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Blakeasd
Aug 4, 2013, 06:48 PM
Hello,

I am experimenting with CGRects and am trying to work on some simple collision detection. Here is my problematic mouseDragged: code


-(void)mouseDragged:(NSEvent *)theEvent{

NSPoint eventLocation = [theEvent locationInWindow];
NSPoint location = [self convertPoint:eventLocation fromView:self];

int locationX = location.x;
int locationY = location.y;


[self setNeedsDisplay:TRUE];

if (CGRectIntersectsRect(myRect, anotherRect)==true) {
NSLog(@"Two rects collide");
rectCollision = true;
}else{

rectCollision = false;

}



if(rectCollision == false){

if(isInMyRect == true){

myRect.origin.x = (locationX-50);
myRect.origin.y = (locationY-50);


}
}




if (isInAnotherRect == true) {
anotherRect.origin.x = (locationX-50);
anotherRect.origin.y = (locationY-50);
}



}



(Note that I haven't implemented dragging collision for anotherRect yet. I'm just waiting to find a good way to do it.)
Everything is great until an actual collision occurs. Once a collision happens, I can no longer drag myRect anymore. This is because rectCollision is ticked to true. Is there a way to see if myRect is moving away from the other rect, so that I can untick rectCollision to false?

Hopefully my question isn't too incoherent.

Thanks!



Sander
Aug 5, 2013, 03:31 AM
The trick in cases like these is that you keep two rectangles around: One is the visible one as it is drawn, the other is a "virtual" one keeping track of where the rectangle would have been if there were no contraints. You test the virtual one for constraint violations. During the mouse drag, check the virtual one for violations and leave the visible one to the last valid position if violations occur. Else, set the visible one to be the same as the virtual one. On mouseup, set the virtual back to the visible.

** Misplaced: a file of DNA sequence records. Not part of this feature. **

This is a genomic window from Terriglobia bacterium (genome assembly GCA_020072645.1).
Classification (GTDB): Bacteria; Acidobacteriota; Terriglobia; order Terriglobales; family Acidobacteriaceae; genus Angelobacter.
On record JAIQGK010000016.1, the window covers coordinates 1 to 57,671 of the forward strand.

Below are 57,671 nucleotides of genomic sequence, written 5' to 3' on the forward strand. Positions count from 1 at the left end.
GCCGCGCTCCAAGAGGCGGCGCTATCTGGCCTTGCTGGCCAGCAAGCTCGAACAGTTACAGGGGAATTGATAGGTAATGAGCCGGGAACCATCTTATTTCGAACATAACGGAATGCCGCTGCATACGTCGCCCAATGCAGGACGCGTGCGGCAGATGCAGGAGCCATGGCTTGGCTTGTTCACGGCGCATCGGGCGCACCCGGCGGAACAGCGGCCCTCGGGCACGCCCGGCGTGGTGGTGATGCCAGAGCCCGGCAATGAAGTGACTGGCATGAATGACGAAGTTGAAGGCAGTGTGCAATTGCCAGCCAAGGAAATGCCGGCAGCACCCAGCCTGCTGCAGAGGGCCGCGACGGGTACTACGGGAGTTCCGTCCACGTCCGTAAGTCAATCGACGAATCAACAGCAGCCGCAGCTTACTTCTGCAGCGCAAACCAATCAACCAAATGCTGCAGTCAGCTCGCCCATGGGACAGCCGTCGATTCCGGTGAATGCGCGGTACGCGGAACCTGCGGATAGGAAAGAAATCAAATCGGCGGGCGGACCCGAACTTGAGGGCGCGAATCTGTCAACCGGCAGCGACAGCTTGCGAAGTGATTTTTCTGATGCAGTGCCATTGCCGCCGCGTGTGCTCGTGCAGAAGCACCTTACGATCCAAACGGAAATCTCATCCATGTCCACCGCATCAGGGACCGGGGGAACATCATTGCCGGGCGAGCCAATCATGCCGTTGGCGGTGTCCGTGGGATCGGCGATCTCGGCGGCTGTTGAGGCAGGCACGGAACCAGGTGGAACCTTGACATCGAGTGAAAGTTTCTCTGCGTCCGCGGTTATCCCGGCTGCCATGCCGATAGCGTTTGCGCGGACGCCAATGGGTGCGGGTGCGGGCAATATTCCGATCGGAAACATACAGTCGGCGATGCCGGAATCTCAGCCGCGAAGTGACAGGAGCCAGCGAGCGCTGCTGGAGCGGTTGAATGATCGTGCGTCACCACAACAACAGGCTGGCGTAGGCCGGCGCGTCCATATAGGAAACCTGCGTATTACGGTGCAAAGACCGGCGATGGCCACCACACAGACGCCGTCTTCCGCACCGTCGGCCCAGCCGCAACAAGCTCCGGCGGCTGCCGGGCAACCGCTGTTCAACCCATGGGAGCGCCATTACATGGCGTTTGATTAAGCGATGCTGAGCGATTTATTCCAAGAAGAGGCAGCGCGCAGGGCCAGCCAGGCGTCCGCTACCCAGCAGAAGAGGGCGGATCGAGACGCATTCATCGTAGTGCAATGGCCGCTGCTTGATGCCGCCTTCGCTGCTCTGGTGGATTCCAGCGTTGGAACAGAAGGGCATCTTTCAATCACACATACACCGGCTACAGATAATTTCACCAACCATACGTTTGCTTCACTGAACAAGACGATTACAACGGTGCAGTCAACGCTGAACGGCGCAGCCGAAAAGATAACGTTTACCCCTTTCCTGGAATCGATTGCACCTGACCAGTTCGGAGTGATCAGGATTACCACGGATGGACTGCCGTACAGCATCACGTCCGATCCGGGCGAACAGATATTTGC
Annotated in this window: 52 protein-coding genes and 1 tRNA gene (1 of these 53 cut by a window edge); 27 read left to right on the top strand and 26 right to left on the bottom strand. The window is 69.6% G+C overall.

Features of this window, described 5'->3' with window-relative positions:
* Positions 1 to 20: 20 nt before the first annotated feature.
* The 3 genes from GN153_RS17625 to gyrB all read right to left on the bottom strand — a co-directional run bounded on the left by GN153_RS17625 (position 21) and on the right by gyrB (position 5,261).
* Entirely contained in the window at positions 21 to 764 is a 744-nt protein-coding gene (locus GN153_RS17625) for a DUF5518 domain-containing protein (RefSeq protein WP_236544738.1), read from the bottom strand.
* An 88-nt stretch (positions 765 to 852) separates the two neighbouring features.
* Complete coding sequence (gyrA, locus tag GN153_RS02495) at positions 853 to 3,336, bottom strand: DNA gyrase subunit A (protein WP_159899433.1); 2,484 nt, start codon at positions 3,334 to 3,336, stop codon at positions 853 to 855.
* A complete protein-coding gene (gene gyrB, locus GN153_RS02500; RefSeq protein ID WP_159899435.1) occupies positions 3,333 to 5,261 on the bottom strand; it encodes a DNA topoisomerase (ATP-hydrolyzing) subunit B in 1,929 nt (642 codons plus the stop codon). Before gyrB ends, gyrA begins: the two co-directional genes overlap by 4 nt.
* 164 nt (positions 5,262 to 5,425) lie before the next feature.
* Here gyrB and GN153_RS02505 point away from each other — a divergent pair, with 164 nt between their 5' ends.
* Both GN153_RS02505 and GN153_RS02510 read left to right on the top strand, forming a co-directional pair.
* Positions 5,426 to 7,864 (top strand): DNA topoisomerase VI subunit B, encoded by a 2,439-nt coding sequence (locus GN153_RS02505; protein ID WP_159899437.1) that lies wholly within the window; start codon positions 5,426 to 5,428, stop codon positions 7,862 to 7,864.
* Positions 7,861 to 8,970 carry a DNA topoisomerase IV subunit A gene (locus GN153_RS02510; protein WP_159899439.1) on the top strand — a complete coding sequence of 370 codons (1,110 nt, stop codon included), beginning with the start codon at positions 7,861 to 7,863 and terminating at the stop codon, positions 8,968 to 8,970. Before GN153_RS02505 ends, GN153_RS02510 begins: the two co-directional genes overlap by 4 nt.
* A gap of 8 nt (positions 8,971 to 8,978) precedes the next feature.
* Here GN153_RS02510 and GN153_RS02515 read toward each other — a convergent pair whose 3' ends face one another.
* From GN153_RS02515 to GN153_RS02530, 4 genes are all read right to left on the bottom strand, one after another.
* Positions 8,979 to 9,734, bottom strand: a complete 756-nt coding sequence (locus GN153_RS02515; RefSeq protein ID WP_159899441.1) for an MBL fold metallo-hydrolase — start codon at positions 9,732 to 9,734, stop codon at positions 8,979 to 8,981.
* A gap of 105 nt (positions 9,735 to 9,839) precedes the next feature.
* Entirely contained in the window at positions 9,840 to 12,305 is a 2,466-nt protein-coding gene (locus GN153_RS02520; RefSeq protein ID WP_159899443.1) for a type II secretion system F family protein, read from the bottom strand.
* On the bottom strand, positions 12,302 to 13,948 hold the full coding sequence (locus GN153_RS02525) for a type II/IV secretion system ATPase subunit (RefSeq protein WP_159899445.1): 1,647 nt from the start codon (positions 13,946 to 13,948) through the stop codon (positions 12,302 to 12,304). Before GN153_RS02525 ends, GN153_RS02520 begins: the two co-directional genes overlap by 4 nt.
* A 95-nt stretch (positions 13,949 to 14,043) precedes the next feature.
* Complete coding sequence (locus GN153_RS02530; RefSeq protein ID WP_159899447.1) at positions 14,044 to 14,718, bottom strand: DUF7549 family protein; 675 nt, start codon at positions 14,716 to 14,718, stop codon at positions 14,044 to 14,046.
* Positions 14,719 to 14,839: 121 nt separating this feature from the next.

Blakeasd
Aug 5, 2013, 02:19 PM
Thanks, I think I understand what you're saying. So should the invisible one be the same size and be at the same exact position as the visible?

Thanks for your response!

Sander
Aug 6, 2013, 02:55 AM
Thanks, I think I understand what you're saying. So should the invisible one be the same size and be at the same exact position as the visible?

No, if they're identical, there's no point in having two :-)

The algorithm is:

On mousedown, create a copy of your rect. This copy is never displayed.
During a drag, modify the position of the invisible copy. Use this copy to calculate your collision detection/constraints. If there are no collisions/constraint violations, copy the invisible rect to the visible one. If there are, don't.
On mouseup, throw away the invisible copy again.

Blakeasd
Aug 6, 2013, 11:16 AM
No, if they're identical, there's no point in having two :-)


That makes sense, haha.